Happy 2013 to all the readers of the nanofunk blog! Unfortunately, the blogging frequency was not so high the last months, please don't forget to send us your hints and posts - in 2012 over 600 emails with recommended content were sent to us.
Technology Trends of 2013
gartner.com published a list of technology trends for 2013, that is a quite interesting read.
Mobile Device Battles - mobile devices will continue to rise and by 2015 80% of the handsets sold will be smartphones. With the recent release of Canonical's Ubuntu Mobile we are coming one step closer to this.
Mobile Applications and HTML5 - according to Garnter, no single client will be optimal to display all types of content. He predicts that HTML5 will gain popularity. Well, this is not so new - if you were not hiding in the basement for the last few years, you heard of (and are maybe already using) HTML5. The HTML 5 standard was recently finished by the W3C, making HTML 5.1 the next thing to wait for.
Personal Cloud - the personal cloud will replace the PC as location. What? Maybe in the USA, but in places such as Austria or Germany, the current upload rates are so poor, people might not even completely switch to webmail yet. Gartner still stays positive: "The personal cloud shifts the focus from the client device to cloud-based services delivered across devices."
Enterprise App Stores - according to the report, by 2014 many organizations will deliver mobile applications to workers through private application stores. "With enterprise app stores the role of IT shifts from that of a centralized planner to a market manager providing governance and brokerage services to users and potentially an ecosystem to support apptrepreneurs."
The Internet of Things - "The Internet of Things (IoT) is a concept that describes how the Internet will expand as physical items such as consumer devices and physical assets are connected to the Internet." Embedded sensors, image recognition technologies and NFC payment, just to name a few. Cellular technology is being embedded in lots of devices, not only mobile phones. Next up might be watches, televisions (Apple TV) among things you might not expect being online.
Hybrid IT and Cloud Computing - "The internal CSB role represents a means for the IT organization to retain and build influence inside its organization and to become a value center in the face of challenging new requirements relative to increasing adoption of cloud as an approach to IT consumption."
Strategic Big Data - "Big Data is moving from a focus on individual projects to an influence on enterprises’ strategic information architecture. Dealing with data volume, variety, velocity and complexity is forcing changes to many traditional approaches. This realization is leading organizations to abandon the concept of a single enterprise data warehouse containing all information needed for decisions. Instead they are moving towards multiple systems, including content management, data warehouses, data marts and specialized file systems tied together with data services and metadata, which will become the "logical" enterprise data warehouse."
Actionable Analytics - IT leaders can afford to perform analytics for (almost) every action taken in the business - with the improved performance and lower costs of cloud-based analytic engines and Big Data repositories. Simulations are on the rise, among predictions optimizations and other analytics. Business analytics applications might see a big rise with the cloud and with Big Data.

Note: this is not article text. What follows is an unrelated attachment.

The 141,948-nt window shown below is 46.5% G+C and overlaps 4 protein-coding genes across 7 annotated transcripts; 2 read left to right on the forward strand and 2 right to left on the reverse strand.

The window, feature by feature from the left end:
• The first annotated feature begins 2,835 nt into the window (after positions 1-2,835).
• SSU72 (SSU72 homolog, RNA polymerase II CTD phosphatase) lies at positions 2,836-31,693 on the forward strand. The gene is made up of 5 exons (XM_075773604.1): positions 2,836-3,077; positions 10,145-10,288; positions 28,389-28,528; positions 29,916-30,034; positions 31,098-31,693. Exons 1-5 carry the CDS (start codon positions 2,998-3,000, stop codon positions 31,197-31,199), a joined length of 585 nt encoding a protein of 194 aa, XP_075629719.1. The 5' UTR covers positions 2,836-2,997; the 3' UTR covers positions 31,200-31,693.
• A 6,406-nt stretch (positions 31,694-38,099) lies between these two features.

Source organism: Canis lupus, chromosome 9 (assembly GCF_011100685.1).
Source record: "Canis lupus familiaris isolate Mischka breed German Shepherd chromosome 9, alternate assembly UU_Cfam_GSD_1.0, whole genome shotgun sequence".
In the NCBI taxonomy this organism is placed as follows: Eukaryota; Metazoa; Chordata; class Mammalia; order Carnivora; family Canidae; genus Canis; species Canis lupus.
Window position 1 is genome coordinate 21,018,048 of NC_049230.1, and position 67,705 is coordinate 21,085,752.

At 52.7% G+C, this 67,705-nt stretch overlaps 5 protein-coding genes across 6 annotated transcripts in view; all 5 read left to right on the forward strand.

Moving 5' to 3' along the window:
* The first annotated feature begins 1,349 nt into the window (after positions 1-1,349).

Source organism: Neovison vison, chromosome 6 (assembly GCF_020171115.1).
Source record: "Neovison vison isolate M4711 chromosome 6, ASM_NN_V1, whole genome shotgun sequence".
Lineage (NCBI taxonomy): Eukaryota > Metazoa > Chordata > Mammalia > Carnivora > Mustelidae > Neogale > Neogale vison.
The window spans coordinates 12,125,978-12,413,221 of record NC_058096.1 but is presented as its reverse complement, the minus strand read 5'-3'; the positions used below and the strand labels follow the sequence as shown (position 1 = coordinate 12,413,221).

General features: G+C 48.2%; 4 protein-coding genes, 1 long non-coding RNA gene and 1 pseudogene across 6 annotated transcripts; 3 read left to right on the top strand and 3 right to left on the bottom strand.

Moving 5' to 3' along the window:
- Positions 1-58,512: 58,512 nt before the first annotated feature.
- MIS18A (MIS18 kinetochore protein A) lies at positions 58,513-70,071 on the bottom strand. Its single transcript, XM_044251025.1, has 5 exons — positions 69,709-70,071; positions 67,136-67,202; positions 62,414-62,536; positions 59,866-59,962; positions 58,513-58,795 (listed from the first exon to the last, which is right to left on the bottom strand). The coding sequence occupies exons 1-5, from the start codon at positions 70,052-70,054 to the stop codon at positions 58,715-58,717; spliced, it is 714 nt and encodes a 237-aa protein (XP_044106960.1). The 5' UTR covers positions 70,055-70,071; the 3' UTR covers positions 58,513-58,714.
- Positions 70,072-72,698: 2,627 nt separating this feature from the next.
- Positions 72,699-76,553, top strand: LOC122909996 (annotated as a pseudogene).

In Memory Computing (IMC) - Certain (digital) processes can be dramatically improved from hour-long batch processes to minutes or even seconds by delivering them to end-users via cloud services. "Millions of events can be scanned in a matter of a few tens of millisecond to detect correlations and patterns pointing at emerging opportunities and threats as things happen.". Lots of in-memory-based solutions will appear over the next two years driving this approach into mainstream use.
Integrated Ecosystems - according to Gartner, the market is shifting to more integrated systems and ecosystems and away from loosely coupled heterogeneous approaches. This actually is another term for "virtualization" (or cloud computing), meaning the user will see less hardware and get more bang for the buck in return (in terms of computing cycles and processor speeds, or maximum IO performance). The new part in this context is for the business side: "In the mobile world, vendors including Apple, Google and Microsoft drive varying degrees of control across and end-to-end ecosystem extending the client through the apps.", meaning those companies will fragment the webs even more, making use of proprietary new protocols and squeeze out more money by saving their costs.
The user manual from the Nikon D800 and D800E is online on nikon usa.
The 16.2 MP full frame DSLR camera Nikon D4 is already available on eBay.
Starting bid is US $6,350.00, let's see for how much it will finally sell.
The official Manual for the Canon 5D MKIII has surfaced. (thanks planet5d for hosting the file)
Also downloadable: Canon EOS 5D Mark III Pocket Guide
Sebastian Anthony posted on extremetech, that the death of firefox will happen soon, as it lost ground to IE, chrome and Safari. Between 2010 and today Firefox has lost a third of its market share, from a worldwide peak of around 30% down to 20%.